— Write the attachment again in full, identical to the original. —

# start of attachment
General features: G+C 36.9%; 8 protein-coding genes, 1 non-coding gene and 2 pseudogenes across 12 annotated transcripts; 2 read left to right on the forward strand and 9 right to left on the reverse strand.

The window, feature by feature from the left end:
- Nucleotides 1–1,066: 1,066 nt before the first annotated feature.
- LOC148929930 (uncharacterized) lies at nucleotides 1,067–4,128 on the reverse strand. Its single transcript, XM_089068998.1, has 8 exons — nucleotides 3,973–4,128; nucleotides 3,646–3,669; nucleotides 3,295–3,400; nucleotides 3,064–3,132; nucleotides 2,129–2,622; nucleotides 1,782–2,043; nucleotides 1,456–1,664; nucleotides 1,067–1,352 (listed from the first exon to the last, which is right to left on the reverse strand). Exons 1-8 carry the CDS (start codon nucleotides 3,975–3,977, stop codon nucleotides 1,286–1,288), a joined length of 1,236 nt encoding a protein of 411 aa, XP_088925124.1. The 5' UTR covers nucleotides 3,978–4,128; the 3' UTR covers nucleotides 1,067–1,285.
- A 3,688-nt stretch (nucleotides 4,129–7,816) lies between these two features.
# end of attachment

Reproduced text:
General features: G+C 36.9%; 8 protein-coding genes, 1 non-coding gene and 2 pseudogenes across 12 annotated transcripts; 2 read left to right on the forward strand and 9 right to left on the reverse strand.

The window, feature by feature from the left end:
- Nucleotides 1–1,066: 1,066 nt before the first annotated feature.
- LOC148929930 (uncharacterized) lies at nucleotides 1,067–4,128 on the reverse strand. Its single transcript, XM_089068998.1, has 8 exons — nucleotides 3,973–4,128; nucleotides 3,646–3,669; nucleotides 3,295–3,400; nucleotides 3,064–3,132; nucleotides 2,129–2,622; nucleotides 1,782–2,043; nucleotides 1,456–1,664; nucleotides 1,067–1,352 (listed from the first exon to the last, which is right to left on the reverse strand). Exons 1-8 carry the CDS (start codon nucleotides 3,975–3,977, stop codon nucleotides 1,286–1,288), a joined length of 1,236 nt encoding a protein of 411 aa, XP_088925124.1. The 5' UTR covers nucleotides 3,978–4,128; the 3' UTR covers nucleotides 1,067–1,285.
- A 3,688-nt stretch (nucleotides 4,129–7,816) lies between these two features.